Day 171 of 365 Things To Do In Pasadena brings us to Union Savings Bank which is known as the oldest standing building in Old Pasadena. It is fitting that we bring this building to your attention on this Halloween Eve because as some of you know it has a strange and scary history.
This structure was built in the 1880s, but the story goes that the land the building is on has been home to an old and abandoned Spanish Mission. Rumors abound that the site housed underground catacombs where the mission prisoners were held. Some of these prisoners mysteriously disappeared or were driven insane and crazed by the evil spirits that inhabited this site.
Here’s the rest of the history as told by the Old Town Haunt site:
Eventually, the mission was leveled, and this building was constructed. It became the 1st National Bank of Pasadena in the late 1890s, but they only stayed until 1904, where they moved a block away to Fair Oaks and Colorado. It was a costly move, but the bank president claimed “This move was necessary to continue a successful business and to properly serve the citizens of Pasadena”. But most residents knew the bank was trying get away from the stigma of mystery of the “Ghosts of the Bank Robbers”. Story has it, in 1901, 3 bank robbers successfully entered the bank, blew open 2 of the bank’s basement vault safes, but failed to get away. The building was surrounded by local sheriffs, and then … they just disappeared. Legend has it that their dynamite explosions, not only open the vaults, but they opened the sealed off catacombs, which apparently, they tried to flee thru … never to be heard of again … even though every gold piece stolen was recovered! Soon after, the bank experienced strange things. Strange sounds, empty screams, and finally the disappearance of 2 bank employees and a bank customer that started rumors flying about the “Ghosts of the Bank Robbers” getting revenge on the living. This of course was later dismissed as a local myth.
June 13, 1919- Union Savings Bank is unable to keep customers coming into the bank and closes.
January, 1923 First Trust and Savings Bank of Pasadena opens in the infamous building.
February 1929 Pasadena is growing and Colorado Blvd. must endure a massive street widening project. All buidings are to lose approximately 15 feet and the new fronts of the buildings must be redecorated. During the excavation the basement and catacombs must be opened to allow construction workers access. Panic ensues when the remains of 12 Pasadena citizens are found in the catacombs. The bank immediately ceases operation and an investigation finds that the bodies of the deceased were hideously torn apart..
June, 1937- the First National Bank opens on the site. Customers and employees continuously report of a foul odor coming from the basement. The catacombs are not opened, however and the bank operates successfully until 1943.
Then, in 1946, after the end of World War 2, when Pasadena started to expand, a new sewer system was needed to handle the growing population. But right at the intersection of Raymond and Colorado, the sewer workers broke into what was later determined to be the old Spanish catacombs, yes, the discovery of human remains of what appeared to be the missing bank robbers. The only thing not explained is that the body parts where found “scattered about, and found spread out over several different areas of the underground”. Then, after several mishaps, collapsing caverns, and even disappearing sewer workers, the city abandoned the sewer plans. They moved to another location, amongst whispers of ancient curses, and the catacombs were again sealed up.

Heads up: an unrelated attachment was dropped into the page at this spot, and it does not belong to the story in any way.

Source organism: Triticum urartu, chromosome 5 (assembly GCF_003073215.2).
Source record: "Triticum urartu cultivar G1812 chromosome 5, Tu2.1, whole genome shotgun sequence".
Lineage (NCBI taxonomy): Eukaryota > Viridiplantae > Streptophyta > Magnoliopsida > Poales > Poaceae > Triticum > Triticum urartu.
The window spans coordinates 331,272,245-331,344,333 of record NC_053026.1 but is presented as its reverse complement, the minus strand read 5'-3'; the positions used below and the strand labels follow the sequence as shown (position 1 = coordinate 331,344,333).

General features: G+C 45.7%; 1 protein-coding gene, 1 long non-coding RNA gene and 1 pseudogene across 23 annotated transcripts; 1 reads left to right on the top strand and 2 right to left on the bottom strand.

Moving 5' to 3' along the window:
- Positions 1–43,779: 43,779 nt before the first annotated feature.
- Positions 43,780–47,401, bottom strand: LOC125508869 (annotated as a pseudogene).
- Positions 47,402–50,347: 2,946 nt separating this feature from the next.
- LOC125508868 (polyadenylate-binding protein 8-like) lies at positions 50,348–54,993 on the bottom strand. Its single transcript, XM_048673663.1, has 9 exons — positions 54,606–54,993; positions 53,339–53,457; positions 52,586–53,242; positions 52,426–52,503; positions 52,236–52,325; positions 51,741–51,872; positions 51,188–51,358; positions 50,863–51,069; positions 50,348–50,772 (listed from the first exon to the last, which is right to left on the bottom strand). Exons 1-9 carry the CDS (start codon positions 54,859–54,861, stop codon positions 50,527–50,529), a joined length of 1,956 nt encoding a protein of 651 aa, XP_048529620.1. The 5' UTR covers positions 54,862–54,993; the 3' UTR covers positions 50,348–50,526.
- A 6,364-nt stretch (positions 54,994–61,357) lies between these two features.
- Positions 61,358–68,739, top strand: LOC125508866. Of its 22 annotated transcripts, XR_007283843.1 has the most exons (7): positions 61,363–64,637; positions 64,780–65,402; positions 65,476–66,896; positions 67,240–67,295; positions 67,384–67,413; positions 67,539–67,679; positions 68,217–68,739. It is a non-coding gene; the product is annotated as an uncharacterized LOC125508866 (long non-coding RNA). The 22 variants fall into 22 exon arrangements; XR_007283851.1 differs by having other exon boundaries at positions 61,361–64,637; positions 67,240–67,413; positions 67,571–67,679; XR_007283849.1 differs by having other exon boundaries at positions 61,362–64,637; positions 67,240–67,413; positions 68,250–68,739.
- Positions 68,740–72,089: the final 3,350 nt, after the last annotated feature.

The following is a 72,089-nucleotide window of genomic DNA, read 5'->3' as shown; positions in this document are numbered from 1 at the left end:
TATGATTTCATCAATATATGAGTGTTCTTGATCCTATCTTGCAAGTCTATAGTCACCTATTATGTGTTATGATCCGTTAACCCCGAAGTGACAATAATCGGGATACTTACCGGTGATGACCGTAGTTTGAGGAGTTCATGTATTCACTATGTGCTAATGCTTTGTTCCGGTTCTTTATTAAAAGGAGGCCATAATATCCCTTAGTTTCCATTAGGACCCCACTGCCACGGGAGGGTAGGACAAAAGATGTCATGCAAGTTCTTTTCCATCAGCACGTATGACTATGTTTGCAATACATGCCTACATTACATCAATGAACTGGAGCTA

May, 1955 -The United California Bank opens in the building and once again uses the vaults first used in 1898.
Since then, various reports of hideous screams, and odors of decay were found reported since then, especially in the 60’s. Then, investigations lead to finding an enormous amounts of dead animals; cats, dogs, rats, etc., found in various states of decay. No other information is found, but the basement was sealed shut, no trespassing signs posted, and only rumors remained. The upstairs office and street level spaces are rented out … for a discount!!
August, 2005 An old grate is discovered under a trash can on the sidewalk at 85 E. Colorado at the corner of 20 N. Raymond in front of a Subway restaurant. The grate is over the basement and catacomb area of this troubled bank building. Now that the trash can is removed, a hideous odor is coming from this grate. Stop by and have a smell. Sometimes reports of sounds and distant cries can be heard. Currently, police are trying to get a warrant to gain access to the underground section of the building for an investigation. In Pasadena warrants can take up to 90 days by the time the court grants the request.
August 5, 2005 The basement and catacombs have been purchased by an unknown Kansas resident by the name of Ned Lamper. The new owner has strangely denied access for the police. The Star News reports that his plans are to allow the general public to explore the underground vaults and catacombs, with the high, fast rising real estate prices, with commercial space at a premium, a business tries to rent the basement space for office space, but upon opening of the basement, new areas were discovered, including no fewer than 36 bodily remains were found in various parts of the basement, and catacombs.
Get your tickets for the Old Town Haunt. It’s not too late to experience this for yourself! It is running through November 3, 2010.
Photo courtesy of Pasadena.com
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